Andrew Rodland > Catalyst-Plugin-AccessLog-1.05 > Catalyst::Plugin::AccessLog::Formatter



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Catalyst::Plugin::AccessLog::Formatter - Log formatter for Catalyst::Plugin::AccessLog


version 1.05


The log format argument is a string which will be used to generate each line of the access log. The string consists of literal characters which will be copied to the log output verbatim, and escapes, which will be replaced with information about the request or the response. This format string is intended to be compatible with the Apache LogFormat directive, however it contains some extensions and leaves a few features unimplemented.

Escapes can be either short escapes or long escapes. Both types begin with the "%" character. Short escapes consist of a % followed by a single character, for example %h for the remote hostname. Long escapes consist of a % followed by a name inside square brackets, for example %[remote_hostname] for the same option. Apache-compatible options have both short escapes and long escapes, while incompatible options have only long escapes. For compatibility, short escapes may have a "redirection specifier" < or > inserted after the %, e.g. %>s as used in the default Combined log format, but this does nothing, as this module has no support for tracking sub-requests.

Some escapes (currently %[time], %[apache_time], %[header], and %[apache_header]) may also take an argument, which can be optional or required. The argument is placed inside curly braces between the percent sign and the name of the escape, for example %{User-agent}i or %{User-agent}[header] to get the value of the User-agent header.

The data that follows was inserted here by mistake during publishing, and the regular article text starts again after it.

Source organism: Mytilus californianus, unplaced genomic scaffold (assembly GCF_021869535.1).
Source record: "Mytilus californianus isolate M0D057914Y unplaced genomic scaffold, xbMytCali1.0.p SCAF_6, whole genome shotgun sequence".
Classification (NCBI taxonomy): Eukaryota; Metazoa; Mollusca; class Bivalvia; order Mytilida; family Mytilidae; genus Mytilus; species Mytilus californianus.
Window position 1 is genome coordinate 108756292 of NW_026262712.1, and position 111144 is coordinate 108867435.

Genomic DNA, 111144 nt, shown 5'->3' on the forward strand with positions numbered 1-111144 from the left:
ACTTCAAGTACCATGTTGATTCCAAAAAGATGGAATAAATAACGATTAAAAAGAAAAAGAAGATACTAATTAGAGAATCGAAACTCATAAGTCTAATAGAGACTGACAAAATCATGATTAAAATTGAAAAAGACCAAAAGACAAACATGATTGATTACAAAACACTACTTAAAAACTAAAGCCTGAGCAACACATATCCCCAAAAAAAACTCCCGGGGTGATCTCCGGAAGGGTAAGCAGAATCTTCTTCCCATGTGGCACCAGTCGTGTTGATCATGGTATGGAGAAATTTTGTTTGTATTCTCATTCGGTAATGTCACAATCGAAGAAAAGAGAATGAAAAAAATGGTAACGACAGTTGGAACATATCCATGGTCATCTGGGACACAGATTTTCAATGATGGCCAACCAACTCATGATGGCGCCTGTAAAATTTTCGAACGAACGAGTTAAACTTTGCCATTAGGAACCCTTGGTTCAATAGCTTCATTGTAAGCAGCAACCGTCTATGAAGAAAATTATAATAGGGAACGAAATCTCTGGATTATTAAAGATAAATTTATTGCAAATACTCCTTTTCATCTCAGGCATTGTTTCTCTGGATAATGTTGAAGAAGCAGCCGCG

A literal percent-sign can be produced in the output using the escape sequence %%.


The following are optional arguments passed to Catalyst::Plugin::AccessLog::Formatter->new. Ordinarily these values will be provided by Catalyst::Plugin::AccessLog from its formatter config hash.


Default: '%h %l %u %t "%r" %s %b "%{Referer}i" "%{User-Agent}i"' (Apache common log format).

The format string for each line of output. You can use Apache LogFormat strings, with a reasonably good level of compatibility, or you can use a slightly more readable format. The log format is documented in detail in Catalyst::Plugin::AccessLog::Formatter.


Default: '%Y-%m-%dT%H:%M:%S' (ISO 8601)

The default time format for the %t / %[time] escape. This is a strftime format string, which will be provided to DateTime's strftime method.


Default: local

The timezone to use when printing times in access logs. This will be passed to DateTime::TimeZone's constructor. Olson timezone names, POSIX TZ values, and the keywords "local" and "UTC" are reasonable choices.


Default: false

If this option is set to a true value, then the %h / %[remote_hostname] escape will resolve the client IP address using reverse DNS. This is generally not recommended for reasons of performance and security. Equivalent to the Apache option HostnameLookups.


%[remote_address], %a

The IP address of the remote client.

%[clf_size], %b